The Beautiful Bird from the West
Who Came to Stay

If you had lived in Woodstock, New York sixty years ago, you couldn't have had the pleasure of viewing the delightful house finch from your living room window. This charming little bird, then known as the California linnet, was native to Mexico, the western United States, and southwestern Canada.
In 1940, some unscrupulous people captured California linnets and shipped them to New York, to be sold illegally as cage birds, going by the name “Hollywood Finches.” When the bird dealers in New York thought they were about to be arrested, they released the linnets into the wilds of Long Island.
There, they barely clung to life for a number of years, then finally, established a breeding colony. The descendants of these birds now occupy most of the eastern seaboard and are extending their populations ever westward toward their original range!
A house finch is a vivacious little bird, about the size of an English sparrow. The male bird has bright red feathers on his forehead, breast and rump. The rest of his upper parts are brown. His sides are pinkish-white, and his abdomen is white with brown streaks. His tail, legs and feet are brown. It is said that the most brightly colored males survive the winter better and more easily attract mates. (The beautiful red color is derived from carotenoid pigments that are obtained from the food the bird eats in the wild. The pigments are added to the feathers as they develop. When the house finch is kept in captivity, his red plumage may fade to a straw yellow.)
The house finch hen is modestly attired in a sparrow-like garb of grayish-brown with darker brown markings above, and white with dusky brown streaks below.
House finches really enjoy living near people. They inhabit open woodlands and farms, but they are especially prevalent in cities and suburbs. They dine primarily on weed seeds, some occasional blossoms, buds and fruits, injurious insects such as plant lice, and, best of all, the seed offerings at bird feeders. They mingle there with chickadees, titmice, cardinals, nuthatches and goldfinches. They are bold and impetuous, but never aggressive like English sparrows!
It is such a delight to listen to the musical song of the house finch! It consists of a clear, sweet flow of warbling notes. This song is very similar to that of the house finch's close relative, our native purple finch. The purple finch, however, is much more shy, and not so apt to perform in the vicinity of a house.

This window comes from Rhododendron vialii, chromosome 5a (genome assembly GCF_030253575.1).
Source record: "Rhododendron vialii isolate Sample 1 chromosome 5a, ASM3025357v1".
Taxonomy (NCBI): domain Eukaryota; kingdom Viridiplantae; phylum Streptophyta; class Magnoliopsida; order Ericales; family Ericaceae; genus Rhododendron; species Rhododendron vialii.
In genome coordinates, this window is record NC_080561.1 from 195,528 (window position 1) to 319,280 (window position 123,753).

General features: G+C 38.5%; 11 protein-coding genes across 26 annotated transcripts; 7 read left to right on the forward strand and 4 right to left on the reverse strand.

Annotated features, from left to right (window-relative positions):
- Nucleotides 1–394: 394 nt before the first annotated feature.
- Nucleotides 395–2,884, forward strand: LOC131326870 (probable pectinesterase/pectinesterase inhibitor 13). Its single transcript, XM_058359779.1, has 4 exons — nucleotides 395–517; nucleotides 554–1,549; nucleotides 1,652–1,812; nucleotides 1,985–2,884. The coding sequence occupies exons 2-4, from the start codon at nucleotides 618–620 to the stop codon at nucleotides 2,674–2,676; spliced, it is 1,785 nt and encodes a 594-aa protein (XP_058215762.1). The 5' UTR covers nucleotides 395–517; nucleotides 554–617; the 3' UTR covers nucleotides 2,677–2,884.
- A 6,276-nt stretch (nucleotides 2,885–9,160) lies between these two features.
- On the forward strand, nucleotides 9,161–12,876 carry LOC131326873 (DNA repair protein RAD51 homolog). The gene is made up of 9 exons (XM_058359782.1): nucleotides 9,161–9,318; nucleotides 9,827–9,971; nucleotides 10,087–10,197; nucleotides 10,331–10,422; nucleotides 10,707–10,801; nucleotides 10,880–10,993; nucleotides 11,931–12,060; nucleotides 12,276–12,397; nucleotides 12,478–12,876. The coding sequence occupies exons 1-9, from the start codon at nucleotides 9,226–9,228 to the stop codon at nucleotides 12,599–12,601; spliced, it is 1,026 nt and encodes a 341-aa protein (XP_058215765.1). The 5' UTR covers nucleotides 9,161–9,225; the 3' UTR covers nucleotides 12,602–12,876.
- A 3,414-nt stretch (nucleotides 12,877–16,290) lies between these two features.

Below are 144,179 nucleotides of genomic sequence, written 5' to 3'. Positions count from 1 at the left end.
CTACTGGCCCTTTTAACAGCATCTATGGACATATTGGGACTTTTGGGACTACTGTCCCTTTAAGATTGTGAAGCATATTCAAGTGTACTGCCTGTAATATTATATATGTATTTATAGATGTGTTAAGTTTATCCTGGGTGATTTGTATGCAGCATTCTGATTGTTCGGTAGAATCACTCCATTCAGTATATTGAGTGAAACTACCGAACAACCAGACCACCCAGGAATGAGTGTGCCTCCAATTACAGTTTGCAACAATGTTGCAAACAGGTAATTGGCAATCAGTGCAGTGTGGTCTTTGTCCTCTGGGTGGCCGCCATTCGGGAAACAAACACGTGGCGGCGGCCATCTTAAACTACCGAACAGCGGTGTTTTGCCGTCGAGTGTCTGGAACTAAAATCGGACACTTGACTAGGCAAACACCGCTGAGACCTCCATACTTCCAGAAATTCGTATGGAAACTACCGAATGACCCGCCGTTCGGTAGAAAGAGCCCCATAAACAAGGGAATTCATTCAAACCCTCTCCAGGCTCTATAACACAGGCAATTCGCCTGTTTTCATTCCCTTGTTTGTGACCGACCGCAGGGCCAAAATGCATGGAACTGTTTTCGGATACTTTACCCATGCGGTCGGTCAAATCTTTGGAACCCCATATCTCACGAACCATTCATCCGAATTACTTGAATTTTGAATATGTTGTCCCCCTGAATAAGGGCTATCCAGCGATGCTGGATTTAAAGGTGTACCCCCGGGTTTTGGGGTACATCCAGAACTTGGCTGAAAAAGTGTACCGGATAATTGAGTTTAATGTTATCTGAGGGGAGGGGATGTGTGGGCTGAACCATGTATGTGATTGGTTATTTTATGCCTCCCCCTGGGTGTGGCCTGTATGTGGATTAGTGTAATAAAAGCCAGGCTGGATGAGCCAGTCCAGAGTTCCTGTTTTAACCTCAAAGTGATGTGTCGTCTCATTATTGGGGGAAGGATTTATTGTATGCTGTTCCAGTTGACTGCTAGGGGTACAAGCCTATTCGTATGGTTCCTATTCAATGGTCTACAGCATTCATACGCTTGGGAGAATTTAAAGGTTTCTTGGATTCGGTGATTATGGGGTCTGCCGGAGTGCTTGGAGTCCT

In the spring, when it is time to choose a nest site, house finches may utilize a natural cavity low in a tree, a bush near a building, or even a vine on the side of a porch. The hen builds the nest herself. It is a shallow, well-made cup constructed of thin twigs, fine weed and grass stems, rootlets and leaves, and is lined with horse hair or feathers. Sometimes, instead of building a new nest, she may actually use a nest previously owned by other birds – even of other species!
The house finch hen lays four to six pale, greenish-blue eggs that are decorated with a few black speckles. As she incubates the eggs for about two weeks, the devoted male bird feeds her on the nest. The baby birds hatch out with bulging eyes closed and are helpless. Both parents then feed their down-covered young. The babies develop so rapidly that when they are ready to leave the nest in another two weeks, they are fully feathered in brown-streaked plumage and greatly resemble their mother. A pair of house finches may raise two or even three broods in a single season!
(At this time, some populations of house finches are being decimated by a contagious bacterial disease that causes partial blindness. The afflicted birds fly into obstacles and can't well elude predators such as cats. Unfortunately, the goldfinch is susceptible to this disease as well. Ornithologists at Cornell University advise the regular cleaning of bird feeders with a solution of one part bleach to nine parts water in order to kill these germs.)

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